The Irrawaddy

FELA’s Paintings of Myanmar’s Way of Life Find an Audience after His Death

Young men dance to the accompaniment of traditional musical instruments in a painting depicting an ordination ceremony.

Unfortunately we cannot ask FELA, the creator of this picture, what he was feeling as he painted it. He passed away some five months ago after creating his last paintings of Myanmar’s culture and customs, working beside U Bein Bridge and at the foot of Mandalay Hill.

FELA struggled his whole life, eking out a living from selling his Myanmar-modernist paintings for a pittance. He died at the age of 66, just months after his work finally came to the notice of art fans, and never reaped the rewards he deserved.

One of his fans, Ma Su, has organized an exhibition in his memory. Entitled “Lay Hsan Ngat”, meaning “Bird Flying into the Wind”, the exhibition will be open through Tuesday at OK Art Gallery at Aung San Stadium in Yangon.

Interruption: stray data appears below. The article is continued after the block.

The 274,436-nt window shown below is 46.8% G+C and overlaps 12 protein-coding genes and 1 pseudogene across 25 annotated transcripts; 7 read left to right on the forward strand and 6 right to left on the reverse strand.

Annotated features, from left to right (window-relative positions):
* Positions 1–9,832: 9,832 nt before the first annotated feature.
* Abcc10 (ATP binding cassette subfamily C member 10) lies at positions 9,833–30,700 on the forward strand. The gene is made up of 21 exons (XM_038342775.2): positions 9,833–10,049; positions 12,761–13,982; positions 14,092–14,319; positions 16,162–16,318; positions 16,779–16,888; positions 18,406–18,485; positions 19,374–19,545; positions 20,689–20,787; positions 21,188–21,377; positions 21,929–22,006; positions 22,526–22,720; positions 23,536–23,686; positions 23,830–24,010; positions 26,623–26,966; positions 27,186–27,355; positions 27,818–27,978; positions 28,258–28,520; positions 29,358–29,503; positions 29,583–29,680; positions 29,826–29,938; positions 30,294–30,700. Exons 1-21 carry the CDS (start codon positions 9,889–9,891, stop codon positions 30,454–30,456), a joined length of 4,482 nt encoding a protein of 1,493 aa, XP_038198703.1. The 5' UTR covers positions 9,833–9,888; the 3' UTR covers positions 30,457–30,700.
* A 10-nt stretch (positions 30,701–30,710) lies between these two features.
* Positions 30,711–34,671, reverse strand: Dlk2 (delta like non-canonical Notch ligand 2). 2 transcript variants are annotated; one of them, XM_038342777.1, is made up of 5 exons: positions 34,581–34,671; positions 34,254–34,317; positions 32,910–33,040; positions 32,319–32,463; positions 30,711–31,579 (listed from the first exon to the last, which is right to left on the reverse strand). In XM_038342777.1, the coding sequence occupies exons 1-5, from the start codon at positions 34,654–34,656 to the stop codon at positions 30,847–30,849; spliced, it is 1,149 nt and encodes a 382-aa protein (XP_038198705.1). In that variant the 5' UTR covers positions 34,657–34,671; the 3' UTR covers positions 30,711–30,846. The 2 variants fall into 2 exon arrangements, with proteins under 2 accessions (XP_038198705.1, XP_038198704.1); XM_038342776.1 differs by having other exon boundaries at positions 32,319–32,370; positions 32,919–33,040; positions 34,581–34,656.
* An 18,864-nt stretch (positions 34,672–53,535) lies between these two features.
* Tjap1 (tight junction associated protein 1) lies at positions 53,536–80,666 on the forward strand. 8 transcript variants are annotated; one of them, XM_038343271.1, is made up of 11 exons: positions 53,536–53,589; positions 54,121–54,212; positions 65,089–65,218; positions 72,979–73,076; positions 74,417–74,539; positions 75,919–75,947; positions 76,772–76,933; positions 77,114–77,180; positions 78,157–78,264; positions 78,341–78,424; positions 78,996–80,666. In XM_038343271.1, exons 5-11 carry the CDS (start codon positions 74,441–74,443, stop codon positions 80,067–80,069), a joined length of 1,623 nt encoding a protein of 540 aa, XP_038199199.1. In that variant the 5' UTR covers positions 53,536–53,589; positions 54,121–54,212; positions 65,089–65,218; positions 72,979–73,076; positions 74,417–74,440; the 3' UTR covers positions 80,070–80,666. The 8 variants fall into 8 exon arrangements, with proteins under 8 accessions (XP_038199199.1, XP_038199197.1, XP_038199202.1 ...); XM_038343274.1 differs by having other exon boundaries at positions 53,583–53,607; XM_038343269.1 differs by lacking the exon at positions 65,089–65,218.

“He lived his life for his cause and created his paintings boldly and independently, and hoped for nothing in return. He depicted Myanmar’s culture and customs in a lovely way. His paintings offer a taste of Myanmar’s culture and modernism, and are as real as life,” Ma Su said.

FELA studied at Yangon School of Fine Arts, then lived in Mandalay until his death. His paintings mostly feature young women tending to rice plants and fetching water, traditional dancers, monks and novices on their alms rounds, young men playing caneball, markets and ethnic dances.

“He was an easygoing man. And his painting style was distinct from others’,” said Mandalay artist Lu Eain.

“Some [buyers] from Europe have asked about his paintings since his death,” he lamented.

Over 20 paintings are on display at the exhibition, and can be purchased for between $500 and $2,500.